The American Kennel Club’s Dog Museum, just steps from Grand Central Terminal in midtown Manhattan, has one of the finest and largest collections of canine art and artifacts in the world. On display are paintings, drawings, prints, ceramics and bronzes. Interactive stations include Find Your Match, a digital board that matches your face to a breed of dog, and Meet the Breeds, a touchscreen that lets guests explore the history and traits of different breeds. At the Working Dog station, guests learn how to train a working dog (i.e. real-time signals and commands. Dog lovers will love the gift shop. (www.museumofthedog.org)
National Baseball Hall of Fame and Museum, Cooperstown
This shrine in central New York State, and the baseball souvenir shops along Main Street, are synonymous with nirvana for fans of America’s national pastime. The hallowed hall is a must-see destination that Major League Baseball fans, regardless of their team, want to see before they die.
From artifacts and play-by-play videos to stats, facts, and plaques, there’s plenty to absorb. Fans can customize their visit to “The Locker Room”, where each team’s clubhouse exhibits feature bats, balls, jerseys, video clips and other memorabilia depicting current players and events recent in the team’s history. The “Shoebox Treasures” exhibit explores the history of baseball cards and features 10 of the rarest. Other exhibits salute the contributions to the game of women, Hispanics, and African Americans. The Hank Aaron Gallery of Records’ “One for the Books” exhibit honors all-time leaders in categories such as home runs, hits, strikeouts and RBIs.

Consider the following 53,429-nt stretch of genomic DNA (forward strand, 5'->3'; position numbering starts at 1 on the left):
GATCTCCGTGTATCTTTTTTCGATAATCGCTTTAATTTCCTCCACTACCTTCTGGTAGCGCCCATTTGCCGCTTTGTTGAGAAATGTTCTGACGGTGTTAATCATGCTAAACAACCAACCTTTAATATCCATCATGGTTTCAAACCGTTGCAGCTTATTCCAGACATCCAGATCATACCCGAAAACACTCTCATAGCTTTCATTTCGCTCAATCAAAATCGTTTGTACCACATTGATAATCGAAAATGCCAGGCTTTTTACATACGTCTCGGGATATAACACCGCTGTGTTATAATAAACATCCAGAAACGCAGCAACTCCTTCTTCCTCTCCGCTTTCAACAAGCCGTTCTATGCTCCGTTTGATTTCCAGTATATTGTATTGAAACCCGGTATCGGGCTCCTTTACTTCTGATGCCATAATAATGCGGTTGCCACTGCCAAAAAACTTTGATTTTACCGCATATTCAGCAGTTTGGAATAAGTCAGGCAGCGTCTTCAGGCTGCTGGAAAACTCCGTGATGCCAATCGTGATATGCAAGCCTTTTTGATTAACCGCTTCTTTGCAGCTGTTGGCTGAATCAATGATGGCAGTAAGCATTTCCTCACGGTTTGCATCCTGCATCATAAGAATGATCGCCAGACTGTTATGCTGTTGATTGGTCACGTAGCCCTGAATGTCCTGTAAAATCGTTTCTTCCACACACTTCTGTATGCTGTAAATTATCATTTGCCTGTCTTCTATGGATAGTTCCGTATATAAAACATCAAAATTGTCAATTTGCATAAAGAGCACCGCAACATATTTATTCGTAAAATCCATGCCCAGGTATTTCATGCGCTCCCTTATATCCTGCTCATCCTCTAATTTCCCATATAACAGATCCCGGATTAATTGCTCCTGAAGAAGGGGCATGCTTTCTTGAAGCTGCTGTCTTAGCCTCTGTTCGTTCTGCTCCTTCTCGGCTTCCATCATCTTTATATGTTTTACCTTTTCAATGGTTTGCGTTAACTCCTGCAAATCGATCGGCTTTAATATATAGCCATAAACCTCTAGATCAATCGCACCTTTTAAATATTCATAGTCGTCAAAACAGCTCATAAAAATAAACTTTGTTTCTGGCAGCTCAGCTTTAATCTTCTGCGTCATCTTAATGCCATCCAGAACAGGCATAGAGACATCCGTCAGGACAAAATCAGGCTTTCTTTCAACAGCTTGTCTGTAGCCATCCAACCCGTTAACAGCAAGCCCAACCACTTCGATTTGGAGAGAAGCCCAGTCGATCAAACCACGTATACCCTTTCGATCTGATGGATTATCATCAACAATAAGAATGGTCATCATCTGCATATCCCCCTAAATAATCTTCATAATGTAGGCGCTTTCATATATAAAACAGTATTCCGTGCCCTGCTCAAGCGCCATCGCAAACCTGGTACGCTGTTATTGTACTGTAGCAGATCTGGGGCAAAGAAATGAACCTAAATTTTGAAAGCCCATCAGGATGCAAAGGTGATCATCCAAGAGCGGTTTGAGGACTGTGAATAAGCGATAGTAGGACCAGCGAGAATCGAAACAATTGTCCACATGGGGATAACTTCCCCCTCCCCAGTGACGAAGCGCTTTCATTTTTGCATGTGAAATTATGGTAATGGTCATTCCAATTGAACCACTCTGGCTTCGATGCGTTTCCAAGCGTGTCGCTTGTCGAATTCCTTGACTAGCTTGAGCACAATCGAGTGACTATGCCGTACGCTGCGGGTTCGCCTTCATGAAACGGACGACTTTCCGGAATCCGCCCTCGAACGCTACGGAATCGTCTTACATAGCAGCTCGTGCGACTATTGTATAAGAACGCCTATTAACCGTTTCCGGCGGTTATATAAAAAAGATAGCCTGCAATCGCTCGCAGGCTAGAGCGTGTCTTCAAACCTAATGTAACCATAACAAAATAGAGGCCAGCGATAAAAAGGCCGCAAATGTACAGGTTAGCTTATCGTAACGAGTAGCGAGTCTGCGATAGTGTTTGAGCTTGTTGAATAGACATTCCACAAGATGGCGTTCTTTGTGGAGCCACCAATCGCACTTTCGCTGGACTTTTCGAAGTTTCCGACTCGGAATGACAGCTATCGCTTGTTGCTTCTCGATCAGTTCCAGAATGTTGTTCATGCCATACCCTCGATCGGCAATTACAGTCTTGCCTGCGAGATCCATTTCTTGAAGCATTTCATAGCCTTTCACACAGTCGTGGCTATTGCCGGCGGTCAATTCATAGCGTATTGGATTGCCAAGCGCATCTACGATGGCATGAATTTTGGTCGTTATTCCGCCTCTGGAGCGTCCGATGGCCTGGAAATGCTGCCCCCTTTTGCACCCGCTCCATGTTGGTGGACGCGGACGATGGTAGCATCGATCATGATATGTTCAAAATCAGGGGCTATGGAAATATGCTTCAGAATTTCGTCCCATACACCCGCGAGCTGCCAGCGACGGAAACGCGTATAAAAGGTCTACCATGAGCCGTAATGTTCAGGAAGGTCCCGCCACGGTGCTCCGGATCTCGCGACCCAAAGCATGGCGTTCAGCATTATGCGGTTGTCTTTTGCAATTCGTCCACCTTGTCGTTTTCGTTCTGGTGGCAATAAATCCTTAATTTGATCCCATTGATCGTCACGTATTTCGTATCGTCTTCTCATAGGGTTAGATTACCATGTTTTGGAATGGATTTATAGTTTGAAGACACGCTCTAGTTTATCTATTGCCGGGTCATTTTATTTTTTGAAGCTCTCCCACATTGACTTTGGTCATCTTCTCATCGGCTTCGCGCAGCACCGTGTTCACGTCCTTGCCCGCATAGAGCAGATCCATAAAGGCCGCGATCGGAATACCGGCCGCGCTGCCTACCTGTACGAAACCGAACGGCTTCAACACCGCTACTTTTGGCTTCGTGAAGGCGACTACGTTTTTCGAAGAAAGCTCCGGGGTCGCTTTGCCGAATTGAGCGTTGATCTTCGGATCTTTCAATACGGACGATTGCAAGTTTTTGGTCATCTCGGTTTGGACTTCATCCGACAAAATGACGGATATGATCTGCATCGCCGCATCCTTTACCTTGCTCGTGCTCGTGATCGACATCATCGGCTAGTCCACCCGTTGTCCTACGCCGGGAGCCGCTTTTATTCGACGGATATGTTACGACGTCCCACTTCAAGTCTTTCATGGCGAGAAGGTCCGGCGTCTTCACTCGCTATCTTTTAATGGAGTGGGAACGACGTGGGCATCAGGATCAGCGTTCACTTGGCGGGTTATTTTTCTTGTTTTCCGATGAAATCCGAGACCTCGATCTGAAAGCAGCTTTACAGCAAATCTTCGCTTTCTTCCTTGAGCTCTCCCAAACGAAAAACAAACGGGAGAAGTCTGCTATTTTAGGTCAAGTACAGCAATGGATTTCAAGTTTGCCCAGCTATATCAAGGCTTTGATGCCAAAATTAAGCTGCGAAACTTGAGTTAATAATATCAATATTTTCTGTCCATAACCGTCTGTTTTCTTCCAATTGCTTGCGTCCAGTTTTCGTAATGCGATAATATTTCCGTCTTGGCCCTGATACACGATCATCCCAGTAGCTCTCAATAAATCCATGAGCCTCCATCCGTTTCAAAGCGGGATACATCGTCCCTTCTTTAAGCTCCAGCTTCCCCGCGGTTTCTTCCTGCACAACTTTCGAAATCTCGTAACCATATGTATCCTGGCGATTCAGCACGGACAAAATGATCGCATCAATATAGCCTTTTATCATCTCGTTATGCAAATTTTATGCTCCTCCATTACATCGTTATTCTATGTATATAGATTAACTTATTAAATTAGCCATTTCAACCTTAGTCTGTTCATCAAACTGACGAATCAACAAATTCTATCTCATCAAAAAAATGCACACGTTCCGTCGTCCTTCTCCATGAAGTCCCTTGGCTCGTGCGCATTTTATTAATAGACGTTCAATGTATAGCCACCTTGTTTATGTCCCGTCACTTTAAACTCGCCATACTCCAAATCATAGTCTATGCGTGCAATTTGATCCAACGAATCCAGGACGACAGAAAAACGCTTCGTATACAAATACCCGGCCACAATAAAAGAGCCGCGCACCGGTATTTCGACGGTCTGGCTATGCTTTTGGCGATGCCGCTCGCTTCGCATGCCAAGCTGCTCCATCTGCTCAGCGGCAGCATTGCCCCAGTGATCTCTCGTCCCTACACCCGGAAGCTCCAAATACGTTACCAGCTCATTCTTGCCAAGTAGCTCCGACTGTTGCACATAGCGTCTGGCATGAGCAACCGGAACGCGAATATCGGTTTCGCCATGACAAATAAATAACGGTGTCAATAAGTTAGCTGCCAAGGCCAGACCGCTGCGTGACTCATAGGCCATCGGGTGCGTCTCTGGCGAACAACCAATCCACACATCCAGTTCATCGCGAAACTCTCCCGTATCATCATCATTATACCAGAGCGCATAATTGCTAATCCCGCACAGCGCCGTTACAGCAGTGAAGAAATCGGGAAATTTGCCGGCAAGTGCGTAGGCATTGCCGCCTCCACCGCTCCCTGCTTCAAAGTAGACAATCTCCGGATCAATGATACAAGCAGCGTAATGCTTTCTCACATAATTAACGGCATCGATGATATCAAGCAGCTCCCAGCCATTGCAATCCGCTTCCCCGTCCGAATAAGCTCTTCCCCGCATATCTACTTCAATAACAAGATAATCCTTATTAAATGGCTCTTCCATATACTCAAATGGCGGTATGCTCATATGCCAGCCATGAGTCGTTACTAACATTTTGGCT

The Hall of Fame’s Gallery plaque is the heart and soul of America’s shrine to baseball immortals. On the oak paneled walls of the rotunda are plaques bearing bronze relief portraits of a chosen few. The side-by-side statues of Babe Ruth and Ted Williams make for a good photo op in the Rotunda. (www.baseballhall.org)
Fenimore Art Museum and Farmers Museum, Cooperstown
The Fenimore’s exceptional array of American folk art and artwork includes paintings by Grandmother Moses and Thomas Cole, quilts and weather vanes, and carved wooden sculptures like ship figureheads and an 1870 Indian cigar store. The Clare E. and Eugene V. Thaw Collection of Native American Art, one of the finest such collections in the world, has masks, woven blankets, moccasins, maces of war, necklaces, baskets and pottery; some items date back to the 1600s. Rare artifacts include Chief Black Hawk’s sketchbook, a Tlingit wooden chest and an Alaskan war helmet, as well as a magnificent eagle feather headdress of a Plains tribe of the Dakotas.